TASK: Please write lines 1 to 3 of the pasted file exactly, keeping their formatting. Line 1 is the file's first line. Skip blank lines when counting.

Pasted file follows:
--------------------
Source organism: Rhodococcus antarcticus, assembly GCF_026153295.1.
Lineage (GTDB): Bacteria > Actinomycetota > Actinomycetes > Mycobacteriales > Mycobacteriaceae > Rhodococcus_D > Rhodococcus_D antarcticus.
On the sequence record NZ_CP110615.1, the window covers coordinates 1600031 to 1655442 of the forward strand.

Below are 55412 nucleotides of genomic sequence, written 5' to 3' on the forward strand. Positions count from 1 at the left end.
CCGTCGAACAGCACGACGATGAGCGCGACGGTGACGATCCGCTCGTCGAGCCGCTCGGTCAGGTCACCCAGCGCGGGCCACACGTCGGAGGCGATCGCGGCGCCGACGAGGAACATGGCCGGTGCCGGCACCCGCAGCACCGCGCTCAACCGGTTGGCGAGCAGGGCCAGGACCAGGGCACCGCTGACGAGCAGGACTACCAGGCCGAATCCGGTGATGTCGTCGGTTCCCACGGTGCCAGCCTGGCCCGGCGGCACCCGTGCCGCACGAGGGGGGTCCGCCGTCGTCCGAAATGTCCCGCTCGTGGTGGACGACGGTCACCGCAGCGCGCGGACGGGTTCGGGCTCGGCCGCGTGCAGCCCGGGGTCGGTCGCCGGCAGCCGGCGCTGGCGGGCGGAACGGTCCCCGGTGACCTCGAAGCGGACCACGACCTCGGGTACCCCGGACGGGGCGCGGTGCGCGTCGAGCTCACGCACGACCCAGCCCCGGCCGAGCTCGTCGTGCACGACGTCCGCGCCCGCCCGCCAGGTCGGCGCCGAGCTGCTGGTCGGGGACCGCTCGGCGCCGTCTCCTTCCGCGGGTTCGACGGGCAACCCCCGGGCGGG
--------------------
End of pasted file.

Source organism: Rhodococcus antarcticus, assembly GCF_026153295.1.
Lineage (GTDB): Bacteria > Actinomycetota > Actinomycetes > Mycobacteriales > Mycobacteriaceae > Rhodococcus_D > Rhodococcus_D antarcticus.
On the sequence record NZ_CP110615.1, the window covers coordinates 1600031 to 1655442 of the forward strand.